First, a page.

Tuesday, April 22, 2008

Monday Morning One Liners

Kroger and its 10,000 cashiers, stock crews, meat cutters, deli helpers and other Louisville-area workers who belong to the United Food and Commercial Workers Local 227 overwhelmingly ratified a contract Tuesday that preserves an increasingly rare pension plan that is 100 percent funded by the grocery chain.

Wal-Mart pulled dozens of products containing BPA plastic in Canada, but has yet to pull them in the United States.

The Fresh Market has retained investment bank Goldman Sachs as the supermarket considers offers for outside investment. In a statement on Wednesday, The Fresh Market said it will evaluate several opportunities during the next several months. The company will continue to operate as it has.

Kroger stores are offering 'Free Groceries' through a gift program.

IGA here said yesterday it plans to hold its first U.S.-specific retailer meeting in more than a decade Nov. 6-8. Read more of this story
The Grocery Manufacturers Association issued a statement here last week relating that the proposals outlined in the discussion draft of the Food and Drug Administration Globalization Act of 2008 would likely increase food prices and impose unnecessary regulatory burdens.
Read more of this story
Around 53 workers, primarily software engineers, are to be laid off at Shaw’s Supermarkets in Mass., reports said last week.
Read more of this story


The city begins the approval process today for the massive redevelopments of Willets Point and Hunters Point South. The seven-month process entails gaining approval from the communities, the City Planning Commission and the City Council. Queens business owners and residents have raised concerns that the projects would displace businesses and drive up the cost of housing, as 60 percent of the residential units would be reserved for middle-income New Yorkers, and the rest would be sold at market rate. The process follows the recent controversial rezoning of 125th Street in Harlem.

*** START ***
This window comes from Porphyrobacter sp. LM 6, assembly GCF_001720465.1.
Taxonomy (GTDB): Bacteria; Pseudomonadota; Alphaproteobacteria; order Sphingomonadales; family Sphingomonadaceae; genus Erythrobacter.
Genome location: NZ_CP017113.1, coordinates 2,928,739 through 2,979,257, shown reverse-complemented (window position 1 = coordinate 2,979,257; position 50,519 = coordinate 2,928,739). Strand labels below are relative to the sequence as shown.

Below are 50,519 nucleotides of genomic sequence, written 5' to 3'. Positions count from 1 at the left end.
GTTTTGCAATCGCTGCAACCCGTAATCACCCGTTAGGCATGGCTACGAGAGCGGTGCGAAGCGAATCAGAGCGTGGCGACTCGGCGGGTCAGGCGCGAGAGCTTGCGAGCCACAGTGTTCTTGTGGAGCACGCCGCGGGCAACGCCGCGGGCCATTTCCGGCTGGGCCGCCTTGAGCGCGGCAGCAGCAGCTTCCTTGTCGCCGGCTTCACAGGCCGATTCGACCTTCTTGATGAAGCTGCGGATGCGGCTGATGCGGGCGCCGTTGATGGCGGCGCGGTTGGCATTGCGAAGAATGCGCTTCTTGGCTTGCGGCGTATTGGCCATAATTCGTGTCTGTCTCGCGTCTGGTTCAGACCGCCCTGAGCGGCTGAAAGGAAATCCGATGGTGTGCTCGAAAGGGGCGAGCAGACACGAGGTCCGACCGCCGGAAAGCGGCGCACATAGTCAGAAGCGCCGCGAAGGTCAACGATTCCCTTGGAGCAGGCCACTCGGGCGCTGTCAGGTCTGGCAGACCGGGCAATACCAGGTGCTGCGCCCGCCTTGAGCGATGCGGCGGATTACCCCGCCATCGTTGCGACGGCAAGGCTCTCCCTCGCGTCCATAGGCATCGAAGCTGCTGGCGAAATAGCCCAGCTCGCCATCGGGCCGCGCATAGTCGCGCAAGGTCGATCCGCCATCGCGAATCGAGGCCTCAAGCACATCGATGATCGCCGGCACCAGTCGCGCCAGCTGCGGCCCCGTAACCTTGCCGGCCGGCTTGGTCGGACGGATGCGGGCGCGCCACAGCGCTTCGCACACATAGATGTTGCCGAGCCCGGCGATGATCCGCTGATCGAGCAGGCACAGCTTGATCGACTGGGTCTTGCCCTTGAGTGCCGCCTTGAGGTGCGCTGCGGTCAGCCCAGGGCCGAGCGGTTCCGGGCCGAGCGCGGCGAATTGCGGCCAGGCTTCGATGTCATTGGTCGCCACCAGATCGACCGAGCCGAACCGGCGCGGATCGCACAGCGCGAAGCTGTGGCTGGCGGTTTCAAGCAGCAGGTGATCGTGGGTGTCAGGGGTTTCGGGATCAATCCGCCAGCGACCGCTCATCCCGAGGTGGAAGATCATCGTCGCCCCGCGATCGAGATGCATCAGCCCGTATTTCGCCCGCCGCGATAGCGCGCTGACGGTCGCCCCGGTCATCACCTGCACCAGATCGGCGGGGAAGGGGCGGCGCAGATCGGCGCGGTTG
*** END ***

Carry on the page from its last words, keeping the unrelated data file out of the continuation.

More at: [Crain's]

The NYC unemployment rate, which has continued grow since last summer, rose 0.2% in March.
A monumental century-old power plant sitting on the Brooklyn waterfront and featuring a stout stone foundation and 4-story high arched windows with cream colored terra-cotta trim is being demolished brick by brick, upsetting local preservationists.

NY Post (Reuven Blau): $200M HEALTH-CARE CUTS EYED

The Bloomberg administration has taken its first step toward slashing health-care benefits for city workers by $200 million - a plan announced in the mayor's preliminary 2008 budget. During a meeting Thursday, Labor Commissioner James Hanley submitted a list of proposed changes to the Municipal Labor Committee, which bargains health-care rights for the city's more than 300,000 teachers, cops, firefighters and other workers. "This is the beginning of a process," Hanley told The Post. The mayor has argued that cutting the city's health-care obligations would help shore up projected budget gaps of $4.2 billion in 2010, $5.6 billion in 2011, and $5.3 billion in 2012.

Newsday (Dan Janison): L.I. SENATE WAR

Local sources tell Newsday's Rick Brand that Brookhaven Supervisor Brian Foley would be the state Democrats' top choice to challenge veteran Sen. Cesar Trunzo. …Senate Democrats were said to be testing Foley's name in polls. And Bob Master, state co-chair of the Working Families Party, which partners with Democrats in Senate races, has discussed it with Foley. Starting tomorrow, the party plans to target Trunzo and Sen. Kemp Hannon (R-Garden City) in an "issues" campaign, slamming the Senate GOP on paid family leave. Which Democrat will face Hannon, though, also remains hazy.

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